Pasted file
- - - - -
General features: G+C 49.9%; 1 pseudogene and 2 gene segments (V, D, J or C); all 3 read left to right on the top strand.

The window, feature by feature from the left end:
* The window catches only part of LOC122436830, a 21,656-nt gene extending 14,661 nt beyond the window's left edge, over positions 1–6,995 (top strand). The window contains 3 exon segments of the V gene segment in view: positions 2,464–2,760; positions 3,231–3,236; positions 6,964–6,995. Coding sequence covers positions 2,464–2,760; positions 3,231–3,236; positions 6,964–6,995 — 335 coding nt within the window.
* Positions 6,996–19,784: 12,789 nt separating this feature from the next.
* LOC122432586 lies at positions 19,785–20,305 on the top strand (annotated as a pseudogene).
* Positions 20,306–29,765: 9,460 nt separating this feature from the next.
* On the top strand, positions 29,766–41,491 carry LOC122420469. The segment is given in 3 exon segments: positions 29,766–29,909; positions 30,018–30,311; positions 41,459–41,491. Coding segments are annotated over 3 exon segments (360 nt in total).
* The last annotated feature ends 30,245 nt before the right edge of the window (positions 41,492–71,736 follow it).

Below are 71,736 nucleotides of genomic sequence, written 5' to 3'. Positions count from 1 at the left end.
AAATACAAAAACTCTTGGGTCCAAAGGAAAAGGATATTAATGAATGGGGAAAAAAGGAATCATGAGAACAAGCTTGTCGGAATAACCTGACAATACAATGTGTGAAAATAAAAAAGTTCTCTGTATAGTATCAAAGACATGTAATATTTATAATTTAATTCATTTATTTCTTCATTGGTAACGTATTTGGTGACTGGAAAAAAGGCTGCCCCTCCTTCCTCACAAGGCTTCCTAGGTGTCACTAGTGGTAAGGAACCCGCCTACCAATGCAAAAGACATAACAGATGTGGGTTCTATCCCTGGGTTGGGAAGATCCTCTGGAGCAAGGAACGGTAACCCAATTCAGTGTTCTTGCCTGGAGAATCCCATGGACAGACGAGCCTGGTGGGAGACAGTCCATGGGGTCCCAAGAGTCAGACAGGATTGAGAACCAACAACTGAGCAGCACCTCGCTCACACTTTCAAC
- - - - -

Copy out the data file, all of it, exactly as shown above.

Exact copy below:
General features: G+C 49.9%; 1 pseudogene and 2 gene segments (V, D, J or C); all 3 read left to right on the top strand.

The window, feature by feature from the left end:
* The window catches only part of LOC122436830, a 21,656-nt gene extending 14,661 nt beyond the window's left edge, over positions 1–6,995 (top strand). The window contains 3 exon segments of the V gene segment in view: positions 2,464–2,760; positions 3,231–3,236; positions 6,964–6,995. Coding sequence covers positions 2,464–2,760; positions 3,231–3,236; positions 6,964–6,995 — 335 coding nt within the window.
* Positions 6,996–19,784: 12,789 nt separating this feature from the next.
* LOC122432586 lies at positions 19,785–20,305 on the top strand (annotated as a pseudogene).
* Positions 20,306–29,765: 9,460 nt separating this feature from the next.
* On the top strand, positions 29,766–41,491 carry LOC122420469. The segment is given in 3 exon segments: positions 29,766–29,909; positions 30,018–30,311; positions 41,459–41,491. Coding segments are annotated over 3 exon segments (360 nt in total).
* The last annotated feature ends 30,245 nt before the right edge of the window (positions 41,492–71,736 follow it).

Below are 71,736 nucleotides of genomic sequence, written 5' to 3'. Positions count from 1 at the left end.
AAATACAAAAACTCTTGGGTCCAAAGGAAAAGGATATTAATGAATGGGGAAAAAAGGAATCATGAGAACAAGCTTGTCGGAATAACCTGACAATACAATGTGTGAAAATAAAAAAGTTCTCTGTATAGTATCAAAGACATGTAATATTTATAATTTAATTCATTTATTTCTTCATTGGTAACGTATTTGGTGACTGGAAAAAAGGCTGCCCCTCCTTCCTCACAAGGCTTCCTAGGTGTCACTAGTGGTAAGGAACCCGCCTACCAATGCAAAAGACATAACAGATGTGGGTTCTATCCCTGGGTTGGGAAGATCCTCTGGAGCAAGGAACGGTAACCCAATTCAGTGTTCTTGCCTGGAGAATCCCATGGACAGACGAGCCTGGTGGGAGACAGTCCATGGGGTCCCAAGAGTCAGACAGGATTGAGAACCAACAACTGAGCAGCACCTCGCTCACACTTTCAAC